Nathan turned and gripped her arms. "Kai. I didn't know – I never guessed... let me hold you. Let me hold you a moment." But he didn't wait for permission, just wrapped himself around her. Gradually his ragged breathing eased.
So did hers. "Okay," she said into his shoulder. She dragged in one more long, uncertain breath and lifted her head to look at him. "Okay. What is a binder, and why does everyone think I am one?"
"They see your energy, your Gift. I don't have that vision, so I can't say what they are seeing, but... the chameleon, Kai. You tied her to you. She asked. You didn't force her, but you... it didn't occur to me because you're so whole, but this is a thing a binder does."
She swallowed. He thought she was a binder, too. He just didn't want to. "So what is a binder?"
"A rare type of telepath who tampers with others' thoughts, binds their will. They are terribly dangerous, because so few can guard against them. Queens' law calls for... it is death to be a binder."
Kai had heard of blood running cold. She'd never experienced it until that moment, and didn't like it at all. When in fugue she could tamper with thoughts. She even wanted to, because some patterns were so sad and wrong...
"No, Kai," he said firmly, as if he were the telepath, not her. "Binders are warped. They are moral infants who understand only their own needs, their own wants. You aren't like that."
"I'm not like a regular telepath, either." Not that there was much regular about telepathy, but – oh, God. These people wanted to kill her – not for anything she'd done, but for what she might do.
She had to think. Kai squeezed her eyes closed and tried. "This examination she wants to give me... it's not a true-false quiz."
"No. It can be – almost surely will be – painful. She has entry to me because of our bond, but to find the truth of you she'll have to force her way in. If..." He ran his hands down her arms to take her hands. "If she finds what I know is true, Kai – that you don't tamper with others' will – she might not kill you."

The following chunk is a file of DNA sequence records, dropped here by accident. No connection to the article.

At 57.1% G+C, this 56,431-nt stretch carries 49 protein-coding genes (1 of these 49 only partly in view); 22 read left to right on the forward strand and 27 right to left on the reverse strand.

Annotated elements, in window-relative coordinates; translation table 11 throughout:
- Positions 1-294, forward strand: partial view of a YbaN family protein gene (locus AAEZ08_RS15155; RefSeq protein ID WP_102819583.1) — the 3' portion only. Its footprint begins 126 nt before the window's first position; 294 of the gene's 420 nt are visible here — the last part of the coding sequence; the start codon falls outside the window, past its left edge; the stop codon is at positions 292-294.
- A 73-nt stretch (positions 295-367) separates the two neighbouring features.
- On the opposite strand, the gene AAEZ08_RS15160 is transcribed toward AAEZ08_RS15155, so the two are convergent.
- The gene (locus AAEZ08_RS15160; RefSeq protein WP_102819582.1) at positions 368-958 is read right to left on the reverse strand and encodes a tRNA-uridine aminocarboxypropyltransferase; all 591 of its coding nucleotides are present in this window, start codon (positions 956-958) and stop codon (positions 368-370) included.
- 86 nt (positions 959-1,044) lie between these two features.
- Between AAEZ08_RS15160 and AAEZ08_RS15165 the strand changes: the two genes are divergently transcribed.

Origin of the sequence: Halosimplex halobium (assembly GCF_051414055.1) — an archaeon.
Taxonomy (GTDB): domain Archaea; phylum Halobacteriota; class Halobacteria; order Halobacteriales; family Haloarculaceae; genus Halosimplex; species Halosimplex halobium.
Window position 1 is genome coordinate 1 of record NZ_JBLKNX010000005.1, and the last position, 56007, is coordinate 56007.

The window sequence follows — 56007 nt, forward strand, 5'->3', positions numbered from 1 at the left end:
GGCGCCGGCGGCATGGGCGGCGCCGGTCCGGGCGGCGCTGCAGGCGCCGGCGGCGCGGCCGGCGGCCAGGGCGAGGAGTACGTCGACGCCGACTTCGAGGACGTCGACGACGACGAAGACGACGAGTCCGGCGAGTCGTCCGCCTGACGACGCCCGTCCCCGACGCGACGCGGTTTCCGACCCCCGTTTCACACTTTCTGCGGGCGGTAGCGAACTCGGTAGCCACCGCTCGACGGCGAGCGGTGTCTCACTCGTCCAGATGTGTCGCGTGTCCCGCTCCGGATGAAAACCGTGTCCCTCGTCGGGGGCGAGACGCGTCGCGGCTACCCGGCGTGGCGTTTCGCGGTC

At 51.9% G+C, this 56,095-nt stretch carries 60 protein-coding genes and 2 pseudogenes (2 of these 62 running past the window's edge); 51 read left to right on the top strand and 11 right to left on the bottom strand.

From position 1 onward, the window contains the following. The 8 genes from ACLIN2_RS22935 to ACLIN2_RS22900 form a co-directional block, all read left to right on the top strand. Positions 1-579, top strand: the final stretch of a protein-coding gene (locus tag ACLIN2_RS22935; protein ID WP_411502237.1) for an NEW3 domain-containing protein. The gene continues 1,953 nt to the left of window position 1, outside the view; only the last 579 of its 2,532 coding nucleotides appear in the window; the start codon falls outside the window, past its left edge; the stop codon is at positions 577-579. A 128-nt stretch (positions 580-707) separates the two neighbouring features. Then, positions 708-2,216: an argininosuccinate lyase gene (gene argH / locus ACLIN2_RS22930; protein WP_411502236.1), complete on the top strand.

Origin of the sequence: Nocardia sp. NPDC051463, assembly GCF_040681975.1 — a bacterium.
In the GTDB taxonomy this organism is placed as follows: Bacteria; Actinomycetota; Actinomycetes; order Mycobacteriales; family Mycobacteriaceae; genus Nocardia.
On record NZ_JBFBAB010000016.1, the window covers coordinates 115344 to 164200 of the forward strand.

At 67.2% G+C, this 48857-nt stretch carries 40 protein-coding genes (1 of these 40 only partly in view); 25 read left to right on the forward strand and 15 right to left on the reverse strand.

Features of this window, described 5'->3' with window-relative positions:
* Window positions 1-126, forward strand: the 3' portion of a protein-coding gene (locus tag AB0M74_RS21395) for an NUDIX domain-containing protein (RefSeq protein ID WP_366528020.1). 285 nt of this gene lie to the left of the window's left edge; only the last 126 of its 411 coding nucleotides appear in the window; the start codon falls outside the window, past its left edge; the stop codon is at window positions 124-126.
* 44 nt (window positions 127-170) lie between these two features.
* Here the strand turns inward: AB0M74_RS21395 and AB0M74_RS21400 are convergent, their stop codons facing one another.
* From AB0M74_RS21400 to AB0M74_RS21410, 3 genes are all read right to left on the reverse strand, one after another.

Kai licked her lips. "I was hoping for something more certain, like she won't kill me."
"She won't," the Huntsman said matter-of-factly. "I will." He squatted beside Dell, scratching behind her ears. The big cat purred for him. "Nadrellian – no, it's Nathan now. I need to remember that. Did you know Dell was a mage's familiar?" He snorted. "Illegal in several realms, to take a chameleon for a familiar, but not a violation of Queens' law. But that's why Dell needed the connection, the communication, so much. Why she knew how to find it, too. When the power winds blew, her master... who seems to have been an idiot," he added, giving Dell's chin a good rub, "wasn't he, girl? He was killed, and she was blown here."
"The power wind blew in Dell's realm, too?" Kai asked, startled.
His eyebrows jumped in astonishment. "Everywhere, girl. The realms all shifted, so the winds blew everywhere." His voice softened in what sounded like sympathy. "I kill much cleaner than Winter does, you know."
If he meant that for comfort, he failed. She looked up at Nathan. "You said few beings can kill a hellhound. I'm guessing we've got at least two here who could manage it."
Reluctantly he nodded.
"All right, then." She straightened. "You are not to throw your life away – No, listen to me." She gripped his shoulders. "I always knew I had you for only a time. Maybe that time will turn out to be the rest of my life." The joke fell fiat. Her fingers tightened. "I don't want you dead, you hear me?"
"I hear." This smile was so sad it brought tears to her eyes. "But love doesn't give you the right to be making my decisions."